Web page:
explaining foreclosure

Explaining Foreclosure To Kids Isn’t Damaging To Their Psyche But Shocking Them On Moving Day Can Be

Explaining foreclosure to kids is usually the last thing most parents do while facing foreclosure. Facing foreclosure is emotionally tough for adults. It makes them feel weak. It also makes them feel like failures as parents. 

So they don’t tell their kids until moving day or until the sheriff comes to kick everyone out.

Most parents think it will be as rough on the kids as it is on them. That’s not necessarily true. Believe or not, kids usually know something is up. A stressed out mom and dad fighting all the time is usually a sign. They also handle it better than most adults.

So it’s best to just come clean and tell them that they will be moving soon. You don’t need to tell them everything but letting them know will make the move easier. Jayne Pearl, author of Kids and Money Guide to Resilient Children: Teaching Kids to Thrive in Any Economic Environment writes:

You don’t want the stress monster to start walking the halls of your home while you’re still there because children will conjure up scary scenarios about what could be wrong.

Keep it Age-Appropriate When Explaining Foreclosure

When explaining foreclosure to kids who are school-age or younger keep it simple. A brief explanation usually does the trick. MFI-Miami clients who have done this have told me that just saying the following does the trick:

We’re going to be moving to a new place that costs less money.

Teenagers may have already had friends who have had to move because of foreclosure. It’s okay to provide more details when explaining the situation to teenagers. They are usually mature enough to understand what is going on.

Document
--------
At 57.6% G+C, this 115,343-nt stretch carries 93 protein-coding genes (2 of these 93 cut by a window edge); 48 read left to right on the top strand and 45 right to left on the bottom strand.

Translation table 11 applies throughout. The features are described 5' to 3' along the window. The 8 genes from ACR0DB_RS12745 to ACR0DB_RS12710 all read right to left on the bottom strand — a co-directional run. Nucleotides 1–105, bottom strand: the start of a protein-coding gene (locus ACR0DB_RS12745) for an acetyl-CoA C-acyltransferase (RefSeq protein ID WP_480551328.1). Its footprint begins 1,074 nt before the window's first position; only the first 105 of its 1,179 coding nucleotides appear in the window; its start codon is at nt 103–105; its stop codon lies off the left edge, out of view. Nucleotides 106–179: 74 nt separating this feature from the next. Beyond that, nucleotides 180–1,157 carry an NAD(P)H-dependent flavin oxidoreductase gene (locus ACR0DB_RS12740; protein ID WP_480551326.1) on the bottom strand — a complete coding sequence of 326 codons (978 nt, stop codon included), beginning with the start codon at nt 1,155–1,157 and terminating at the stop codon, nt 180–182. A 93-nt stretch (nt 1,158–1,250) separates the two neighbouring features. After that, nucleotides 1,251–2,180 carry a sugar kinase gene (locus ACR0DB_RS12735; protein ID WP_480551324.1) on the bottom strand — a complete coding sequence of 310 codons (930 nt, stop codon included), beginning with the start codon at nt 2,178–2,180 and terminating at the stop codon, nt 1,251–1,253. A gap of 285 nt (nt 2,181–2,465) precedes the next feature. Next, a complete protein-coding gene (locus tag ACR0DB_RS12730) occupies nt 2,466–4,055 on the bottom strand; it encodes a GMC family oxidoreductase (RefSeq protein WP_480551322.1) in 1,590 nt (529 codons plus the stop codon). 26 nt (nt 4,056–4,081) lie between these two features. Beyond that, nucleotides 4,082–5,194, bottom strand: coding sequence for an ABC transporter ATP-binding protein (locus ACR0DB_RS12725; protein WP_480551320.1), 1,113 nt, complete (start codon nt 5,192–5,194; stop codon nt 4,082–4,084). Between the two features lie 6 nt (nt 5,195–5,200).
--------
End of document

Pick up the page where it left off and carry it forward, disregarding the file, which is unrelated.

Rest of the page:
We have to start looking for a new home or an apartment because we can’t afford this house anymore. 

When explaining foreclosure to teenagers you don’t have to mention the word foreclosure if you don’t want to. You shouldn’t bombard your kid with information but invite them to ask questions.

Control Your Emotions

When explaining foreclosure to your kids make sure you keep your own emotions in check. Your child’s response to the upcoming move will depend a lot on your own. Rochelle Harris, Ph.D., a pediatric clinical psychologist at Children’s Mercy Hospitals and Clinics in Kansas City, Missouri says:

If you’re very unhappy, angry, or upset about it, your child is going to pick up on that emotional tone and he or she will have the same reaction to it.

Dr. Harris says that doesn’t mean you can’t be honest about your feelings. You can say:

I’m disappointed to leave this home too. We’ve had a lot of fun here, but sometimes we have to make changes we’re not wild about, and we need to make the best of it.

Offer Reassurance When Explaining Foreclosure

Several MFI-Miami clients have mentioned their kids begin to worry about being homeless when they begin to explain foreclosure. The parents put those fears to rest by telling the family that they will have a place to live. Parents need to remind their kids that they love them and are doing the best they can.

Tell Them What to Expect

Kids will still be confused about what will happen to them even with your comforting words when explaining foreclosure. Where will they live? Will they have to change schools? How will they keep in contact with friends? Does the move mean they will no longer be able to play soccer?

The more (age-appropriate) information you can give about what is going to change in the child’s life, the better. Share the information with your kids. If you know where you are moving, feel free to take them to the new neighborhood so they can become familiar with it before the move.

Keep your child in the loop by providing the date of the move (write the date on the family calendar for young kids). This gives them time to say goodbye to friends and make other preparations before moving day.

Live Life As Normal As Possible

Losing a home is already a stressful situation. Allowing it to wreak havoc on your family’s daily life will make matters worse. Keep mealtimes, bedtimes, and other routines normal as possible. If Fridays are normally family game night, continue to whip out the board game each Friday. Keeping your family’s schedule the same before and after the move will help make the transition easier.